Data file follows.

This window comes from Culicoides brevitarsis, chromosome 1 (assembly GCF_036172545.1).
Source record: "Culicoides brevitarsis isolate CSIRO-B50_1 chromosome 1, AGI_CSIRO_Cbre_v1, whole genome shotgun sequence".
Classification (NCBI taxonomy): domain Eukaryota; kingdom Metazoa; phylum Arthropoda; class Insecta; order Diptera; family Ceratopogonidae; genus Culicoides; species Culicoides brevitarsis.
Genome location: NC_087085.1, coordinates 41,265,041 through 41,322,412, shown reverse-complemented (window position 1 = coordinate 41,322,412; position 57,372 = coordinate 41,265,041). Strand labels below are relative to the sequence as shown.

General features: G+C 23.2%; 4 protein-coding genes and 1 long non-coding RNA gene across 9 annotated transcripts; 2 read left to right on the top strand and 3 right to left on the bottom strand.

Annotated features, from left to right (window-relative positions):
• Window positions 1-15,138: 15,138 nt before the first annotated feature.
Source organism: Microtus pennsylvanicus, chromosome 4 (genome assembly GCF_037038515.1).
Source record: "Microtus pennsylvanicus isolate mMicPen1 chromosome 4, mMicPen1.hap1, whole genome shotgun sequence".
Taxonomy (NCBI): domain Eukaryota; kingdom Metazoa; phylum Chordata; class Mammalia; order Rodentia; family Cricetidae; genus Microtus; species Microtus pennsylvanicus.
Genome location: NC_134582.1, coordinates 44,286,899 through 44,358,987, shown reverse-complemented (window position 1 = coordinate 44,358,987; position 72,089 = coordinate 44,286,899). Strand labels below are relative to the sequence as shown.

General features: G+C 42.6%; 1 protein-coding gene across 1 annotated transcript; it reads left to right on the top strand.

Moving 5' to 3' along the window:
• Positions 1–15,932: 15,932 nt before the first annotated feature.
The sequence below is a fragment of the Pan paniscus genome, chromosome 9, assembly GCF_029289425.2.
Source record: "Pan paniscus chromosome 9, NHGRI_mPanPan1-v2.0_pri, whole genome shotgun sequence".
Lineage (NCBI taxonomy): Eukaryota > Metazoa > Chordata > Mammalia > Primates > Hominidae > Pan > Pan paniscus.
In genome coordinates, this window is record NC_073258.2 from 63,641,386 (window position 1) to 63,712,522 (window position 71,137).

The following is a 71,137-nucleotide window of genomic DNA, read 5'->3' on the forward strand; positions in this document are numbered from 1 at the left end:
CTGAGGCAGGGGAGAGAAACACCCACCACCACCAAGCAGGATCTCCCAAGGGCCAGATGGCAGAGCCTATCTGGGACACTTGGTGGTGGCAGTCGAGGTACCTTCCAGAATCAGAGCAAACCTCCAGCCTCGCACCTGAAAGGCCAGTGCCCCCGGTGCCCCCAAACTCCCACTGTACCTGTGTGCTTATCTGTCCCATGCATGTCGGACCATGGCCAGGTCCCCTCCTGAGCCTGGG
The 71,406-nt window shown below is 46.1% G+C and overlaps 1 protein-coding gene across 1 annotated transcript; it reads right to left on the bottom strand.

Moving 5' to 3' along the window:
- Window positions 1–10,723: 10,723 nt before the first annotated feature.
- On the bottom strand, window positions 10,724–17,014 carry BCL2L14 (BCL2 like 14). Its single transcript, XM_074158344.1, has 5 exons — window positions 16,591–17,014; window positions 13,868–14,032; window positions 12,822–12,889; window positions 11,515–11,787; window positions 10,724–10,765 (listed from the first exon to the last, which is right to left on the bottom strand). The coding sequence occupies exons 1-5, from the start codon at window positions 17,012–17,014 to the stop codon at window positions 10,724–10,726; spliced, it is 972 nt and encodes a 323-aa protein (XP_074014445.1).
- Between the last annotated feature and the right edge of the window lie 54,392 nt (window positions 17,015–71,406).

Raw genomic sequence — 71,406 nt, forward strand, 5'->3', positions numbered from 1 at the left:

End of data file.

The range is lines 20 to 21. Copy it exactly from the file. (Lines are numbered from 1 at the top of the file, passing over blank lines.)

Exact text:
CTGAGGCAGGGGAGAGAAACACCCACCACCACCAAGCAGGATCTCCCAAGGGCCAGATGGCAGAGCCTATCTGGGACACTTGGTGGTGGCAGTCGAGGTACCTTCCAGAATCAGAGCAAACCTCCAGCCTCGCACCTGAAAGGCCAGTGCCCCCGGTGCCCCCAAACTCCCACTGTACCTGTGTGCTTATCTGTCCCATGCATGTCGGACCATGGCCAGGTCCCCTCCTGAGCCTGGG
The 71,406-nt window shown below is 46.1% G+C and overlaps 1 protein-coding gene across 1 annotated transcript; it reads right to left on the bottom strand.